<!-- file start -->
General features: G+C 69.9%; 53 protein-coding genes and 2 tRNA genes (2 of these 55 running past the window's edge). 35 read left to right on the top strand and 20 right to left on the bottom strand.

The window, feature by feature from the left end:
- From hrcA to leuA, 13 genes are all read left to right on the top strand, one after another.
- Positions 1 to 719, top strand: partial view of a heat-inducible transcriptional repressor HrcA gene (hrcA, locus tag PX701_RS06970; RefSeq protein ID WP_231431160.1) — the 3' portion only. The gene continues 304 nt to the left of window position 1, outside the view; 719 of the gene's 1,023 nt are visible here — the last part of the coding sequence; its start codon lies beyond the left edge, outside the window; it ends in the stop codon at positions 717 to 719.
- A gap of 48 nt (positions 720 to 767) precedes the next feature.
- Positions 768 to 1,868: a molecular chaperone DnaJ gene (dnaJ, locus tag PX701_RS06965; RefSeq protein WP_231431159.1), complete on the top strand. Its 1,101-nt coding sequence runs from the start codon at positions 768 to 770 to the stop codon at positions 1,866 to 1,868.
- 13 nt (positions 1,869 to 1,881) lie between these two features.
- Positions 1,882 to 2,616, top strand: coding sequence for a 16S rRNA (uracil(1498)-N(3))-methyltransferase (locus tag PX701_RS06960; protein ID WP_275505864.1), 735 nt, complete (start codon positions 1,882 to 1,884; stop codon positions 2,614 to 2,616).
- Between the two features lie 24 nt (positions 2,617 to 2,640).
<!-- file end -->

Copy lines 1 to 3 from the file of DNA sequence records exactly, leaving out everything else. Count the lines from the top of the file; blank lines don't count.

General features: G+C 69.9%; 53 protein-coding genes and 2 tRNA genes (2 of these 55 running past the window's edge). 35 read left to right on the top strand and 20 right to left on the bottom strand.

The window, feature by feature from the left end:
- From hrcA to leuA, 13 genes are all read left to right on the top strand, one after another.